By Adam Powell
On a sunny Saturday afternoon in Hillsborough, Chris Dittmer and a group of his Carrboro High School classmates came together to put the finishing touches on a street of homes they worked on for two years.
The students received a construction education as part of their work on the homes for their school’s Habitat for Humanity Club project.
“We were finishing up Odie Street, which is the main project that our Orange County Habitat brands have been working on for the past couple of years,” Dittmer said. “It’s almost done. The street is almost completely finished. And so that’s what we’re doing. We’re just painting rails and putting landscaping touches in, just as [the project] comes to a close.”
Dittmer started the high school’s Habitat for Humanity club in March of 2021 to fill a desire to aid the community with worthwhile projects. The project on Odie Street will provide a cluster of about 12 to 15 well-built, affordable homes just a few miles from downtown Hillsborough.
“I believe in the power of community service and helping others however you can,” Dittmer explained. “I began with a simple fundraiser that was shared virtually through our school meetings when our high school was still virtual due to COVID-19. The start of my sophomore year in August of the same year, the club with the advisement of Mr. Benjamin Basset was able to meet in person at school where we acquired around 30 members total.”
Dittmer and club Vice President Nicodemus Keenan reached out to the Orange County habitat organization to participate in Rake-A-Thon — a day-long fundraiser where volunteers rake and mow all over the community for donations.
Throughout the fall of 2021 and the following spring, Dittmer and his fellow members were able to go out and physically volunteer at HFH build sites like Odie Street in Hillsborough. In that time the club gained about 35 new members, bringing its total to 67, and participated in its second Rake-A-Thon in November. The organization also sent letters to congressional representatives advocating for the Neighborhood Homes Investment Act.
Recently, the club has been sending out groups of five to 10 to work in shifts on weekends and wrap up work on Odie Street. They are finishing front porches, yard work and little touches.
“It’s just exciting,” he added. “It’s been a rough time, especially for the last couple of years. It’s really important that things like this can get done, and then we’re able to go out and finish it. So it’s really gratifying. It really came from just a couple of piles of stuff to something that’s really complete, and something that’s really finished. And so I think that’s also really satisfying as well. And just sort of seeing how it turns into something; it’s a whole house that you live in. It’s so beautiful.”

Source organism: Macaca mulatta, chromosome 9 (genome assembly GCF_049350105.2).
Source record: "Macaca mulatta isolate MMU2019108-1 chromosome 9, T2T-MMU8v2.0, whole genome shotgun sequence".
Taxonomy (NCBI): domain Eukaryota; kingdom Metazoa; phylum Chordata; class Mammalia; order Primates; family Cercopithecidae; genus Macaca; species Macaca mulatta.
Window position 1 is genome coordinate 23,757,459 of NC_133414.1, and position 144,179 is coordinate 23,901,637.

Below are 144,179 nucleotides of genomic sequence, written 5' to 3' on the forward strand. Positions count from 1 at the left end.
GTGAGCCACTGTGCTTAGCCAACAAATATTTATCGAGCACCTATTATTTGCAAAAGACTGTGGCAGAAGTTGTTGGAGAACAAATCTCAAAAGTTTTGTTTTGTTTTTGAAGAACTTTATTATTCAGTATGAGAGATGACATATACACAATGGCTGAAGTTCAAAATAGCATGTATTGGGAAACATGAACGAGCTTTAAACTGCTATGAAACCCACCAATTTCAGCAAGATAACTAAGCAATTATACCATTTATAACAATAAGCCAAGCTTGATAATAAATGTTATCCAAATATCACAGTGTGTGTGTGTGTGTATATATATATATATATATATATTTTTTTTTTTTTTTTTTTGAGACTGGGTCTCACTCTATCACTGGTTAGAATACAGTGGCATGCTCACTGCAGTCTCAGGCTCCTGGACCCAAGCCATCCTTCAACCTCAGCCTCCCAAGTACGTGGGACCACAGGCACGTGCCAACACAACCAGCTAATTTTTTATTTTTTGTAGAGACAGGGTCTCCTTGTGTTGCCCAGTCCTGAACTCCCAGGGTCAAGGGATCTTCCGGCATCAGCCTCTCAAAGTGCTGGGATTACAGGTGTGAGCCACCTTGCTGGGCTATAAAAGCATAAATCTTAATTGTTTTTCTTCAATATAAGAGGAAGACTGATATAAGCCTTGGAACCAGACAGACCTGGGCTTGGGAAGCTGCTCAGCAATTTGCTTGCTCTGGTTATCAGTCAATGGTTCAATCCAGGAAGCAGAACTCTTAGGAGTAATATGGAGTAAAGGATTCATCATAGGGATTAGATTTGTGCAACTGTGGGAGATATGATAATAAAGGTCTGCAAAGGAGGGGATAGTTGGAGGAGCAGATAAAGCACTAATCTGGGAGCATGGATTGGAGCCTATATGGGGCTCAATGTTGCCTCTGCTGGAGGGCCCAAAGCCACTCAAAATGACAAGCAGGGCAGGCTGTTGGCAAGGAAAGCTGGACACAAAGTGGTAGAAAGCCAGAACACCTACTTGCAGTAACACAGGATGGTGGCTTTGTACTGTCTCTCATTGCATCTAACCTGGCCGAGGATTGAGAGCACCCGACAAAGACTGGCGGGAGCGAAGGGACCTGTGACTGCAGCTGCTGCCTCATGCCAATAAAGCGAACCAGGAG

The local Habitat launched The Equity Project at the beginning of November to assist with the builds. The student-led fundraising campaign aims to create more equal housing opportunities and address the discrepancy throughout Orange County
“We hope that through our fundraising and volunteer work we will be able to contribute to the solution for this major housing crisis here and in total across the United States,” Dittmer said.
The campaign has raised $4,600 of its $5,000 goal so far. Dittmer said he hopes to continue the campaign next year and pass the goal.
The Equity Project has a tier-based reward system where donors can receive HFH stickers, candy baskets, HFH shirts, and $50 Amazon gift cards. The club creates the stickers, pays for the candy, custom t-shirts and gift cards when redeemed by donors.
“We have been able to share the campaign through our school flyers, on social media using #HFHEquityProject, and through our JustGiving link,” Dittmer explained.
Dittmer said the students also learn practical skills working on Habitat home projects. They learn soft skills like collaboration and communication, but the students also receive crash courses in construction, from bricklaying to painting and carpentry.
“And then towards the end, you even do stuff like scaffolding, where you have to go out and start either assembling the roof, or just preparing the windows higher up that are a bit more elevated,” Dittmer said.
Dittmer and his classmates, including Keenan, would like to thank CHS Faculty Advisor Benjamin Bassett and Habitat for Humanity Orange County Engagement Manager Ansel Prichard for their mentorship and guidance throughout the Odie Street project.
Adam Powell is a reporter on local news and sports. A 2001 graduate of UNC-Chapel Hill, Powell has served as managing editor of multiple local publications, including the Mebane Enterprise, News of Orange County and TarHeelIllustrated.com. An education communications professional and political researcher, Powell is the author of four books and lives in Mebane with his wife and two children.
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